The gift needed most
Someone recently asked me how long I’ve been appearing in the Times Observer. I told them since April 2007, but my mother reminded me that I first graced the newspaper back in December 1969. Only 21 months old, I was admitted to Warren General Hospital for several weeks because of pneumonia. Any parent who has experienced a hospitalization of a child can relate to my family’s feelings of uncertainty and desire to see me healthy again, as well as the pain of separation and longing to see me back home. The illness definitely put a damper on my family’s holiday cheer.
One morning approaching Christmas my mom got a nice surprise when reading through the Times Observer: Santa Claus had come to visit me in the children’s ward! There was even photographic proof! The funny thing is that I wasn’t intended for the photograph at all but was switched out with another child who proved fussy for the photo session. Somehow this information didn’t make it back to my parents, which made for a pleasant surprise the next morning. I like to think Santa had something to do with this miscommunication because he knew that the gift my mom needed most that Christmas was to be cheered up! And it still cheers her up every December when she puts the picture on display along with her other decorations. (The photographer kindly gave her the original.)
I’d like to offer a belated thanks to St. Nick and the Warren Progressive Merchants who assisted the jolly fellow on his rounds that day in 1969. Although I was too young to remember my hospital stay, it is evident from the photograph how much the visit brightened my holiday.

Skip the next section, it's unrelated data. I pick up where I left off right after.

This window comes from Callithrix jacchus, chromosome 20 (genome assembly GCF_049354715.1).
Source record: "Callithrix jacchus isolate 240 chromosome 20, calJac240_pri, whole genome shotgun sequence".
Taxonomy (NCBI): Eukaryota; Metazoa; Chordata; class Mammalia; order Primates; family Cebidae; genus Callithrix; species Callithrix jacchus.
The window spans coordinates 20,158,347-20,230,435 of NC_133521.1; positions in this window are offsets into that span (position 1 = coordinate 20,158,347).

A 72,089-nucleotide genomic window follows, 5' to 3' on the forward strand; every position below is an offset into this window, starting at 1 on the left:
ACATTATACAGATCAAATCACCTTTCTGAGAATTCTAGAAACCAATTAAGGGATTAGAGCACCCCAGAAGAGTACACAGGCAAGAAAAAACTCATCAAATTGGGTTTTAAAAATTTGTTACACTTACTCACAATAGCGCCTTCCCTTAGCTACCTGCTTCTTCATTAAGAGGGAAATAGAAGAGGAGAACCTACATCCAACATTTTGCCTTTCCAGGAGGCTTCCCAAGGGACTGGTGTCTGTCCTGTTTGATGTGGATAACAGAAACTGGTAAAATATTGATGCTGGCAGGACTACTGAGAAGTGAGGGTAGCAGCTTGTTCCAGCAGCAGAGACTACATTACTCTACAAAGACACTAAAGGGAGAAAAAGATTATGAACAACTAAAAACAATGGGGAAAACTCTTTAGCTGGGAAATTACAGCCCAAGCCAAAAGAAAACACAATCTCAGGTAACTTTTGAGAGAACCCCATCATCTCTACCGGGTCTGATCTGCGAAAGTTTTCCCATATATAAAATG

And a message to YOU who are reading this column right now! Maybe over the last few weeks you tossed some change in a red kettle, donated a winter coat, shopped for a needy child, packet a basket for a shut-in, or visited a nursing home. Much charitable giving precludes meeting with the recipient face-to-face. So on behalf of all those recipients, I’d like to say THANK YOU. I have been privileged both in human services and ministry to often be the transition point between the giver and receiver. I have witnessed first hand how often “the gift needed most” ends up with the right person at the right time. Thanks again for embodying the spirit of Christmas!
Ian Eastman, M.A. promotes the well being of our community at Family Services of Warren County, a charitable agency that provides counseling, substance abuse services, and support groups to individuals, couples, and families. Become part of the 418 Club and help Family Services reach 418 “likes” on Facebook in time for its 125th anniversary on April 18, 2014. Just like its page at www.facebook.com/fswcinc and invite your friends and family to do the same.